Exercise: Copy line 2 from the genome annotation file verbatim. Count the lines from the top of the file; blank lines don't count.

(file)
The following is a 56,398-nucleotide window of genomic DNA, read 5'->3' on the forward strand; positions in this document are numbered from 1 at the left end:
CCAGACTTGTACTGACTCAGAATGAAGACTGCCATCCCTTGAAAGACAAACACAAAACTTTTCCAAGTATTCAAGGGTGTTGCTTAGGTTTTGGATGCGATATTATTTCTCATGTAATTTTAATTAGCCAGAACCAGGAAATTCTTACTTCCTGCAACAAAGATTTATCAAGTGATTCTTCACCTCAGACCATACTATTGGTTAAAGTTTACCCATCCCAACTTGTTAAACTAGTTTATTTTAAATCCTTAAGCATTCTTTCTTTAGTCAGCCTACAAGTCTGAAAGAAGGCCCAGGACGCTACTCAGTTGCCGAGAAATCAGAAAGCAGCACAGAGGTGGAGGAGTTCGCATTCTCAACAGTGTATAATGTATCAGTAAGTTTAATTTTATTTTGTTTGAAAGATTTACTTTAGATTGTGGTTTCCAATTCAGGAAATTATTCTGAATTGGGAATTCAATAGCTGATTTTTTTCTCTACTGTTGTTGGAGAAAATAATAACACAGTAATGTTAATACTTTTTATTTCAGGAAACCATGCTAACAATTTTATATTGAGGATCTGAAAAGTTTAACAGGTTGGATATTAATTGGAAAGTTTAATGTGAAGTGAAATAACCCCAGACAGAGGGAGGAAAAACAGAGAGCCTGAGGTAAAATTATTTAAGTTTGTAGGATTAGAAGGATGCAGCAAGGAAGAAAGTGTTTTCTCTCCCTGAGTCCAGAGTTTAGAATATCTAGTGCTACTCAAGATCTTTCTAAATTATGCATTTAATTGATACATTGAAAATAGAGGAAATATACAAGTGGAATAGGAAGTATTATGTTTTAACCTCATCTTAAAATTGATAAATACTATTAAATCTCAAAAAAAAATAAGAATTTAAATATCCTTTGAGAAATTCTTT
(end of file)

CCAGACTTGTACTGACTCAGAATGAAGACTGCCATCCCTTGAAAGACAAACACAAAACTTTTCCAAGTATTCAAGGGTGTTGCTTAGGTTTTGGATGCGATATTATTTCTCATGTAATTTTAATTAGCCAGAACCAGGAAATTCTTACTTCCTGCAACAAAGATTTATCAAGTGATTCTTCACCTCAGACCATACTATTGGTTAAAGTTTACCCATCCCAACTTGTTAAACTAGTTTATTTTAAATCCTTAAGCATTCTTTCTTTAGTCAGCCTACAAGTCTGAAAGAAGGCCCAGGACGCTACTCAGTTGCCGAGAAATCAGAAAGCAGCACAGAGGTGGAGGAGTTCGCATTCTCAACAGTGTATAATGTATCAGTAAGTTTAATTTTATTTTGTTTGAAAGATTTACTTTAGATTGTGGTTTCCAATTCAGGAAATTATTCTGAATTGGGAATTCAATAGCTGATTTTTTTCTCTACTGTTGTTGGAGAAAATAATAACACAGTAATGTTAATACTTTTTATTTCAGGAAACCATGCTAACAATTTTATATTGAGGATCTGAAAAGTTTAACAGGTTGGATATTAATTGGAAAGTTTAATGTGAAGTGAAATAACCCCAGACAGAGGGAGGAAAAACAGAGAGCCTGAGGTAAAATTATTTAAGTTTGTAGGATTAGAAGGATGCAGCAAGGAAGAAAGTGTTTTCTCTCCCTGAGTCCAGAGTTTAGAATATCTAGTGCTACTCAAGATCTTTCTAAATTATGCATTTAATTGATACATTGAAAATAGAGGAAATATACAAGTGGAATAGGAAGTATTATGTTTTAACCTCATCTTAAAATTGATAAATACTATTAAATCTCAAAAAAAAATAAGAATTTAAATATCCTTTGAGAAATTCTTT